So, let's add a 'protein only' meal in before we hit the cardio to reduce the potential loss of muscle. This reduces cortisol levels whilst keeping insulin levels sufficiently low for effective fat burning. This reduces the risk of muscle loss compared to the empty stomach method and still allows us to tap into those fat stores. Although the risk of catabolism (muscle breakdown) is still there, it is reduced significantly.

With this in mind, should we do cardio at night instead? As we'll be fasting afterwards whilst asleep thus increasing lypolysis (burning of fat)? The answer in short is 'no'. Not only is it possible that it will disrupt sleep but Venuto suggests reduced metabolism during sleep is not ideal and this fasted period may possibly also lead to the loss of muscle mass due to insufficient fuelling for a lengthy period. It therefore seems cardio done first thing in the morning after a small protein only meal is the way forward for optimal fat loss with minimal muscle loss.

This then brings us onto the question of the structure the cardio session: Long and slow or hard and fast? Again Venuto looks into the benefits of both methods.

HIIT (High Intensity Interval Training) can be carried out for shorter periods with hard sprints followed by periods of easy pace recovery sessions. This method of cardio allows for high EPOC (excessive post exercise oxygen consumption) to occur and more calories are burned when the exercise has finished as metabolism is raised for the rest of the day, compared to steady state training. The session typically lasts 12-15 minutes opposed to 35-45 minutes. This is fine but many of us who are less fit may not benefit as much due to higher levels of fitness being required.

Should we go for moderate pace, moderate time (35-45 minutes)? Efforts in the 'target zone' as Venuto shows, allow for more calories to be burned during the work out, as it doesn't elevate the metabolism as high as HIIT training and therefore the NTOC (net total oxygen consumption) will not be as high in some cases due to lower EPOC.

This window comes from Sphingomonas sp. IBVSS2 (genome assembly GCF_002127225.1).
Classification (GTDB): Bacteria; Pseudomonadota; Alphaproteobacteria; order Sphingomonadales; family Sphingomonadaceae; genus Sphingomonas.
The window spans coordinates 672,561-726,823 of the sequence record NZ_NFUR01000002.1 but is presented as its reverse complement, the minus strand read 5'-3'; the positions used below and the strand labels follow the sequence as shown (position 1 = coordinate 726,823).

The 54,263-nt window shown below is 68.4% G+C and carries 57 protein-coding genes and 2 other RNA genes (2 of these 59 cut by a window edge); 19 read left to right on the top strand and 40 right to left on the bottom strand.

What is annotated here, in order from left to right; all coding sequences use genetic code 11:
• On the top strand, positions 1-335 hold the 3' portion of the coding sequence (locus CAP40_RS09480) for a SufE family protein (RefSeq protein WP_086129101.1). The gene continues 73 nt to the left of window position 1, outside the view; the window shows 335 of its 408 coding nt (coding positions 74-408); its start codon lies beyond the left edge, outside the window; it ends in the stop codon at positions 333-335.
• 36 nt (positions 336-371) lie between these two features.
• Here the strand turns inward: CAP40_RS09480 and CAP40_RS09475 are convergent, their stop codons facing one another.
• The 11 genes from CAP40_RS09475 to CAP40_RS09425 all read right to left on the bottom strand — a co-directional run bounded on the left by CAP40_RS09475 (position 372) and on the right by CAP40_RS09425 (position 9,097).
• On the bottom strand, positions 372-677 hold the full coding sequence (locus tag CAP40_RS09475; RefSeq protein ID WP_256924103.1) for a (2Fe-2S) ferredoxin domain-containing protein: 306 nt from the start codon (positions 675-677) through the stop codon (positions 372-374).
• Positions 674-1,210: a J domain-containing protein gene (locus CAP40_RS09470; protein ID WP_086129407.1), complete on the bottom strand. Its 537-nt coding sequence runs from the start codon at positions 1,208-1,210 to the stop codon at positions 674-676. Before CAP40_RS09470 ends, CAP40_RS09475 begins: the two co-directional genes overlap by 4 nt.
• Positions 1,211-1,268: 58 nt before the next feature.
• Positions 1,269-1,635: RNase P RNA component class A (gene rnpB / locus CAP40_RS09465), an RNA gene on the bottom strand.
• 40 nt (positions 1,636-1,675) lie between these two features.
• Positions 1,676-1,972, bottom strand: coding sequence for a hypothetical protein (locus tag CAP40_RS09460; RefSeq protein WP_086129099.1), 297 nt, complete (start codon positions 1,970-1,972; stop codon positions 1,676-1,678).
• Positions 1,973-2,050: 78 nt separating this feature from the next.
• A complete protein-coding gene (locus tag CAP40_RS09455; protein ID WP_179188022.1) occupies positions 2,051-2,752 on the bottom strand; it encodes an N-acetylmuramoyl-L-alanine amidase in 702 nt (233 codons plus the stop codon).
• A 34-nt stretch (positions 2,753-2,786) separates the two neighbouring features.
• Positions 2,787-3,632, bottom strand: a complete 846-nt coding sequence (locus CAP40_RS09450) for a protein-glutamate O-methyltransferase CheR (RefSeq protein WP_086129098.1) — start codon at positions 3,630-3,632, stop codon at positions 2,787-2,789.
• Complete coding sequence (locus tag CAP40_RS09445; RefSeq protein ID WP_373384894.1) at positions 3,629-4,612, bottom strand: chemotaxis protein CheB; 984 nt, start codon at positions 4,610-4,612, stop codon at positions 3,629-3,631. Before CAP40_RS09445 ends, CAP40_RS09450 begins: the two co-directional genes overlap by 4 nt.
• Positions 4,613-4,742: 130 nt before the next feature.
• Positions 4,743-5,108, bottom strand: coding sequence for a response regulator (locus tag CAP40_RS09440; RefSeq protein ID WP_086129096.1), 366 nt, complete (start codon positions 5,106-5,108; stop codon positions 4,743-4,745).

This leaves us with long cardio sessions at a low intensity. Venuto suggests that although the risk is low in terms of muscle loss (work out durations of approx 1hour), the benefits of EPOC are not that high due to the low intensity of the session.

There is also the issue of time constraints. One hour of exercise at 6 am isn't often practical for those with a busy schedule!

So from the information provided it seems HIIT training, done after a protein only meal is the way forward.

Now, you ask me, how often should we do this? Well, in theory, the more we do it, the more calories we burn as it's calories in versus calories out that will determine weight loss. To a certain extent this is true, but seven days a week will possibly lead to over training, fatigue and burn out. Again this is true to some extent, but, frequent cardio will ensure that metabolic slow down doesn't occur as we are constantly 'revving' metabolism after each cardio session.

Therefore 5 times a week, with two days off seems to be a logical solution, enough time to recover without losing the fat burning advantage, as well as improving cardio vascular health.

To summarise, it seems that HIIT interval training approx five times a week after a protein only meal is the optimal way of getting that body ready for the beach this summer! This method will be effective for body fat reduction when combined with a well structured diet to support training and your lifestyle.

Reference:
Venuto, T. 2004. Risk To Benefit Ratios of Extreme and Controversial Fat Loss Techniques. Fitness Renaissance
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2016/06/26 17:52:05
James Leave a comment

Spirulina - a superfood?

This article was originally published in The MuscleTalker September 2008 edition
 
The term 'superfood' has been thrown around a lot over the last couple of years. It refers to a type of food that is believed to have more significant health benefits than any other type of food due to specific constituents. Indeed some so called 'superfoods' may have certain qualities which do make them considerations for inclusion in your diet, but some claims are exaggerated and the word 'superfood' itself is being used as a marketing term to sell products. Fortunately from July 2007, legislation was introduced in the European Union making marketing of products as 'superfoods' banned, unless the claim can be supported by credible scientific research.

Spirulina is one such marketed superfood and it's very much in vogue at the moment. It is one of a few single-cell superfoods, and is the common name for a supplement derived from two types of cyanobacteria, namely Arthrospira platensis, and Arthrospira maxima. However some texts incorrectly refer to it as a blue-green algae supplement, which is in fact a different 'superfood'.

Marketing for spirulina suggests it has a multitude of wonderful potential benefits for the body, with little evidence backing up the claims or even justification for the claims, which is a shame as the lack of evidence does reduce the supplement's credibility; I will not rubbish this superfood completely as there are a few positive attributes worth mentioning.